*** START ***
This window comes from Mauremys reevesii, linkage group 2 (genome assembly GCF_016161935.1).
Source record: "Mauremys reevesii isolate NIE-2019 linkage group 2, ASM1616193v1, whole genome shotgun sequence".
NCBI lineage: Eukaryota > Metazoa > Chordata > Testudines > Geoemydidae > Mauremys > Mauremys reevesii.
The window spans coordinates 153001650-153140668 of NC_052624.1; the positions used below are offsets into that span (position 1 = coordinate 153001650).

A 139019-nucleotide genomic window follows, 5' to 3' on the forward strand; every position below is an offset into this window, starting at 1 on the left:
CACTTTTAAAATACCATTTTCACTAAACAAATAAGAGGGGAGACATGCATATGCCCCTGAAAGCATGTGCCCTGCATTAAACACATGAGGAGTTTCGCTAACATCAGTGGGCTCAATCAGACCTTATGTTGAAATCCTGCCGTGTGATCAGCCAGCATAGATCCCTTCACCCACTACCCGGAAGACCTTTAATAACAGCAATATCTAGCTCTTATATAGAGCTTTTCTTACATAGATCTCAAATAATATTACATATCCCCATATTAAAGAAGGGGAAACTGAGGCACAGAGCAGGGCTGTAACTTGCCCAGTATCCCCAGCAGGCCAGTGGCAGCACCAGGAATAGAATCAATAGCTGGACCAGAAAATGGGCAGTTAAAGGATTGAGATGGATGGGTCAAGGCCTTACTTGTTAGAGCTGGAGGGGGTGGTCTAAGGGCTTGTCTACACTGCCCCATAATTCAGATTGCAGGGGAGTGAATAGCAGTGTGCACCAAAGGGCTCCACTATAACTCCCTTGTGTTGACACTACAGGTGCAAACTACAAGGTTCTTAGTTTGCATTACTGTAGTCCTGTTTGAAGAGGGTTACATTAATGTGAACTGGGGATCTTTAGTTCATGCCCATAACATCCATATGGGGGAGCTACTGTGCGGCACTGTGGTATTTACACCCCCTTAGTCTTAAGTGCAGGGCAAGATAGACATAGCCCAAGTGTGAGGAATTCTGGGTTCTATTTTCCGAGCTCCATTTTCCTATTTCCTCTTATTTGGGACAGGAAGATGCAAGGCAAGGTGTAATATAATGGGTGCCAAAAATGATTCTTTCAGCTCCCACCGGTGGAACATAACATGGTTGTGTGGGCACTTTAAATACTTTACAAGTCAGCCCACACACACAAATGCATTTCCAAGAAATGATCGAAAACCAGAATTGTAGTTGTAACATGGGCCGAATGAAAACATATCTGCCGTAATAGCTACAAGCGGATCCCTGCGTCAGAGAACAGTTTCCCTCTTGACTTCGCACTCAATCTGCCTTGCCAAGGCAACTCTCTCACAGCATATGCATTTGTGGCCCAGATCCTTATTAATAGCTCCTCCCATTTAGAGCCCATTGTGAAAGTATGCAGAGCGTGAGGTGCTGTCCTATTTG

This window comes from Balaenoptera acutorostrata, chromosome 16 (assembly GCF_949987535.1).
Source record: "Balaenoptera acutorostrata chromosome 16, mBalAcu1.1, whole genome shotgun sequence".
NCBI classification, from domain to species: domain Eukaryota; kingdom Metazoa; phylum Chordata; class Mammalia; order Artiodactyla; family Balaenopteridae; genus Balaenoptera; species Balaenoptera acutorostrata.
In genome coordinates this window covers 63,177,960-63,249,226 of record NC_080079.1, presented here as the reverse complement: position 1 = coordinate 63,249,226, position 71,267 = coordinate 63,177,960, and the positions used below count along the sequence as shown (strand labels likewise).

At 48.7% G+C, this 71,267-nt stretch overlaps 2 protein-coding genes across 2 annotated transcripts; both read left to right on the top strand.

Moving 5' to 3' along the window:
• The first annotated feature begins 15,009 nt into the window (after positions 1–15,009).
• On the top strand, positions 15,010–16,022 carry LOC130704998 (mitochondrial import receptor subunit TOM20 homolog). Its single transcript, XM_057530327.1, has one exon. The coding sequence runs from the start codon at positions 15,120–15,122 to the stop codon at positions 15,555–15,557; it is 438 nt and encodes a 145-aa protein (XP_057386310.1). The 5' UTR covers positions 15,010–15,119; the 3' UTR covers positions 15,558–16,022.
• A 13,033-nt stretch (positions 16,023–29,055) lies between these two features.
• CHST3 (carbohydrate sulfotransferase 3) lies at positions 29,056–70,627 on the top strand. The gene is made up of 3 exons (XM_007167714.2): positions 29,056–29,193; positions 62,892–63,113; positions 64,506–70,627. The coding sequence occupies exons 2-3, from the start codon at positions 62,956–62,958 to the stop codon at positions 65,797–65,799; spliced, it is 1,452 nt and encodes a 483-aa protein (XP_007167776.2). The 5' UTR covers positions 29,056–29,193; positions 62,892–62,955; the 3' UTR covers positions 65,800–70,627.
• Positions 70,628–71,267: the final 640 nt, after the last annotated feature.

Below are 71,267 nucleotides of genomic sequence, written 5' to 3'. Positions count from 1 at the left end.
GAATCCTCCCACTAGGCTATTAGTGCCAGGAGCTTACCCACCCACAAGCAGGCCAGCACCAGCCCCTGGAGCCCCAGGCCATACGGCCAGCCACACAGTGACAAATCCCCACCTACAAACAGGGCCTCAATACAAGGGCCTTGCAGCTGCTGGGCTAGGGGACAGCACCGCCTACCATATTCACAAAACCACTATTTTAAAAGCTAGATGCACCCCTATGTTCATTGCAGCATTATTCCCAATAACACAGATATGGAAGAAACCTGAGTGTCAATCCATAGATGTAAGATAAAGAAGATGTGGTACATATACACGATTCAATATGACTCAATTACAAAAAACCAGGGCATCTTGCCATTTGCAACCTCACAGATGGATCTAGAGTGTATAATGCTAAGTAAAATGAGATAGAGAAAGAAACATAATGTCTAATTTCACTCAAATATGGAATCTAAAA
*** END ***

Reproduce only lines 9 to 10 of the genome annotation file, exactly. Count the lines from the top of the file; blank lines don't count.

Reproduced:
NCBI classification, from domain to species: domain Eukaryota; kingdom Metazoa; phylum Chordata; class Mammalia; order Artiodactyla; family Balaenopteridae; genus Balaenoptera; species Balaenoptera acutorostrata.
In genome coordinates this window covers 63,177,960-63,249,226 of record NC_080079.1, presented here as the reverse complement: position 1 = coordinate 63,249,226, position 71,267 = coordinate 63,177,960, and the positions used below count along the sequence as shown (strand labels likewise).